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TOP 6 NUTRIENTS

Flavonoids & Isoflavones 

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Flavonoids and isoflavones are compounds produced by plants and fungi, which can act as colour pigments in flowers, a defense against high UV light and as a chemical defense against some plant diseases. Flavonoids are present in many of the fruits and vegetables that we eat and drink, such as blueberries, green and black tea, citrus fruits, wine, onions, and cocoa. There is some evidence to suggest that consuming these compounds and their metabolites reduce the risk of developing conditions such as atherosclerosis, reduces blood pressure and improves vascular function. Relatively recent research has shown that specific compounds may reduce cognitive decline, which is linked with improvements in vascular health, increased blood flow and maintaining synaptic connections in the brain. Isoflavones are similar to flavonoids but are produced only by members of the bean family of plants (Fabaceae) – soy, green beans, and peanuts. The health benefits of isoflavones are not as well studied as flavonoids, but there are clinical indications that consumption decreases cancer risk in postmenopausal women and reduces some risk factors of cardiovascular disease.

Nitrate & Nitrite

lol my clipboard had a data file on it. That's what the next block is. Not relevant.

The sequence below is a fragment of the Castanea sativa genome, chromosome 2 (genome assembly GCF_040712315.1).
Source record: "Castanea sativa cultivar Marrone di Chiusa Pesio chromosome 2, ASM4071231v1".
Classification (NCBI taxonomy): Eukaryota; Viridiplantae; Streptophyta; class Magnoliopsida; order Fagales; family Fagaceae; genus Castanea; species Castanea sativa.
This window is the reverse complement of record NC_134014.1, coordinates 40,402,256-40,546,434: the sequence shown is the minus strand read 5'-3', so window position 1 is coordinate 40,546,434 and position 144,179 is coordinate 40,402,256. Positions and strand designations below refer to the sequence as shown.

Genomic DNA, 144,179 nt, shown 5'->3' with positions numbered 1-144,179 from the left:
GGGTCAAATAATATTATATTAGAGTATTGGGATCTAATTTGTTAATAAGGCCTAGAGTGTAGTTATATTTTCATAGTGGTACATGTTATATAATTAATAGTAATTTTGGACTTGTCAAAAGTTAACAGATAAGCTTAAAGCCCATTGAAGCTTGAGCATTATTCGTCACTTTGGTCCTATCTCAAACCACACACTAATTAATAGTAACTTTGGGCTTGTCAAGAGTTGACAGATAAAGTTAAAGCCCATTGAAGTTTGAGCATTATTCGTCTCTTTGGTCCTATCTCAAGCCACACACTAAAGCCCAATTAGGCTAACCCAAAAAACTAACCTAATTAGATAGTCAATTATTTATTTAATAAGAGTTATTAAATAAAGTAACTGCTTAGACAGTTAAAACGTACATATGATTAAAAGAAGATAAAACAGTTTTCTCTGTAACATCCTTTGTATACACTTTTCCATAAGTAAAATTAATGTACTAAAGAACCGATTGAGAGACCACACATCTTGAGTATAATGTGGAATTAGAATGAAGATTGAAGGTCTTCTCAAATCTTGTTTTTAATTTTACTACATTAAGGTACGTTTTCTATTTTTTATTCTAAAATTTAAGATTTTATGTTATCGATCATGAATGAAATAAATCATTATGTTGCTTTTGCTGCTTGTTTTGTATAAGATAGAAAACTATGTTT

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Nitrate was previously thought to be an inert end product of body metabolism. However, research over the last decade or so has revealed nitrate and nitrite to be important molecules for the production of cardio-protective nitric oxide. Nitrate is found naturally in vegetables, particularly green leafy varieties and beetroot. Studies have shown that the consumption of dietary nitrate dramatically lowers blood pressure as well as improving physical performance. These effects are mediated by the conversion of nitrate to nitrite by bacteria in the mouth, followed by conversion to nitric oxide in blood vessels. This causes the vessels to relax and dilate, increasing blood flow and lowering blood pressure. In contrast, the consumption of nitrate and nitrite in processed meat has been associated with an increased risk of colon cancer. Nitrate and nitrite are often added to processed meat to prevent microbial spoilage and to preserve its red color. Yet, under the acidic environment of the stomach, a nitrite may react with compounds called ‘amines’, found in meat to produce nitrosamines – known carcinogens. However, vegetables have low levels of amines and contain vitamin C and polyphenolic compounds that favor the production of nitric oxide and reduce the formation of nitrosamines